The 2015-2016 HBS MBA recommendation questions are up on the Harvard Business School admissions website. The HBS recommendation comprises identifying information about the recommender, a brief explanation of the recommender’s relationship with the applicant, and a question about how many HBS MBA applicants the recommender is supporting this year, followed by a grid on which the recommender is asked to rate the applicant on a series of skills and qualities.
The program then poses two questions about the candidate’s potential and response to a past piece of feedback.
The HBS MBA recommendation questions for 2015-2016 are:
Context of Relationship (drop-down menu)
Are you an HBS graduate? (drop-down menu)
If yes, please list year of graduation
Please provide a brief description of your interaction with the applicant and, if applicable, their role in your organization. (250 characters) Continue reading…
“Ethics and integrity are essential in the world of sport and are topics that have continued to gain importance for FIFA and the football community in recent years.” These words, spoken by former Fédération Internationale de Football (FIFA) President Joseph “Sepp” Blatter in August of last year, ring somewhat hollow today. At the time, the international governing body for soccer that he then led was preparing to host the first-ever World Summit on Ethics in Sports in Belgium. “We therefore welcome the opportunity to host this special summit and look forward to a fruitful debate among international experts on these important topics,” Blatter continued.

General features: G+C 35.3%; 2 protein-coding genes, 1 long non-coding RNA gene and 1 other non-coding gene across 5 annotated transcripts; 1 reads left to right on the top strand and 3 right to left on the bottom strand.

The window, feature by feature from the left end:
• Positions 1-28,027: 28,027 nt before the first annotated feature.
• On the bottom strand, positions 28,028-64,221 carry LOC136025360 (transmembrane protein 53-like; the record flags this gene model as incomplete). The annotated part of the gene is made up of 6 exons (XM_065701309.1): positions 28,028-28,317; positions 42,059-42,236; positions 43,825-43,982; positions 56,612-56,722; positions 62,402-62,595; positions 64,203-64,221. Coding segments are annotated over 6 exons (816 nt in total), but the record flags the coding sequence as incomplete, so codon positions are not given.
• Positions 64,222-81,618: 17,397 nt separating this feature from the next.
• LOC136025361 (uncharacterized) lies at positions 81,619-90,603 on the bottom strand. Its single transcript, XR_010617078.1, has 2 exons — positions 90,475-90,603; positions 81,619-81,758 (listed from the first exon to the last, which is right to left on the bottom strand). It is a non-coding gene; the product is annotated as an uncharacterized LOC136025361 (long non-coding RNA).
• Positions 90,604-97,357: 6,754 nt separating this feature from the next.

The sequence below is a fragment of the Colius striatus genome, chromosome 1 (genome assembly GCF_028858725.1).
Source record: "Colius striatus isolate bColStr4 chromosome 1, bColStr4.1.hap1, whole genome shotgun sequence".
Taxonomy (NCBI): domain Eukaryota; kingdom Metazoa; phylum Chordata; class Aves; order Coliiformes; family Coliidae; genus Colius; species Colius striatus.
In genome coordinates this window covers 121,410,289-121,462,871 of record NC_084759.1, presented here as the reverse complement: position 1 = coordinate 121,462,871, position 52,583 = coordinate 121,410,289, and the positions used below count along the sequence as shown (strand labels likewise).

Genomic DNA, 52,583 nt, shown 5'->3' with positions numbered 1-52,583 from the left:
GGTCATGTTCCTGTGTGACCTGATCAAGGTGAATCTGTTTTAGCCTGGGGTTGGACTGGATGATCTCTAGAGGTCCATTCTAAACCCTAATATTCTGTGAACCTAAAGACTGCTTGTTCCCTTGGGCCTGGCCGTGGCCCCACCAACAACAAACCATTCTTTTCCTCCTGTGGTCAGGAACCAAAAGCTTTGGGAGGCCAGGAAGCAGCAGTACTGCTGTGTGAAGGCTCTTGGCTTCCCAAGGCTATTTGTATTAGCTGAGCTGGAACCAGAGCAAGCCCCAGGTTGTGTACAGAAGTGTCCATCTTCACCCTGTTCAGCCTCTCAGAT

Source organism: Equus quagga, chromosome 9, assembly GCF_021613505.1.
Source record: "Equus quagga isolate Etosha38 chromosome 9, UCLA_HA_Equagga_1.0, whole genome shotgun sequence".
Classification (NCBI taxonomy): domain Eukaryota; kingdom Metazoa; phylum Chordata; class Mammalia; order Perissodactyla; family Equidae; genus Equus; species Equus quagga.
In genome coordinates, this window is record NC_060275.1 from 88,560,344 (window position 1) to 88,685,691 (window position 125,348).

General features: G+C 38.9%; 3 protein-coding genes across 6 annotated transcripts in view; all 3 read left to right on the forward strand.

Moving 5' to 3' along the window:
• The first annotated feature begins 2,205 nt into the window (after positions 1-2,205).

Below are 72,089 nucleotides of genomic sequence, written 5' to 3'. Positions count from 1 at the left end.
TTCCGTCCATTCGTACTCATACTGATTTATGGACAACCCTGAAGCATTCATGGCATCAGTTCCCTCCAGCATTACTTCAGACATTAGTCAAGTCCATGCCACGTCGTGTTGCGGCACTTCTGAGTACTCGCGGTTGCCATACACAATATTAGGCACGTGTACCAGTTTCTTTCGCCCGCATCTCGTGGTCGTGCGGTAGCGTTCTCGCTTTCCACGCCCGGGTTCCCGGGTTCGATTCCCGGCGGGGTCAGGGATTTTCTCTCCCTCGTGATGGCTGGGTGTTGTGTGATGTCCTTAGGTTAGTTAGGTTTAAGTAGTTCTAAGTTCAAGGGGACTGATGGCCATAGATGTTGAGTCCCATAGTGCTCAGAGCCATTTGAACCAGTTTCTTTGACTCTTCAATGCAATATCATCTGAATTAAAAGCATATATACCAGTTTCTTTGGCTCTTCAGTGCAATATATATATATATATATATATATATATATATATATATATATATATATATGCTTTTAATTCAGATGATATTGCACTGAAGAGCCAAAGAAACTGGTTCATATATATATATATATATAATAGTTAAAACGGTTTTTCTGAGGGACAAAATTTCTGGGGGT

Maybe he missed the conference? Apparently, he either didn’t listen to the international experts or he thought that what they had to say somehow didn’t apply to his own organization. Earlier this week, Blatter announced that he would resign as president of FIFA following the indictment by the United States government of several current and former FIFA officials and sports marketing officials for bribery, fraud and money laundering.
As devastating as the unfolding scandal has proven for Blatter and FIFA’s reputation, there are valuable lessons to be learned, and professors at several leading business schools fully expect to use the FIFA case to teach their MBA students. Continue reading…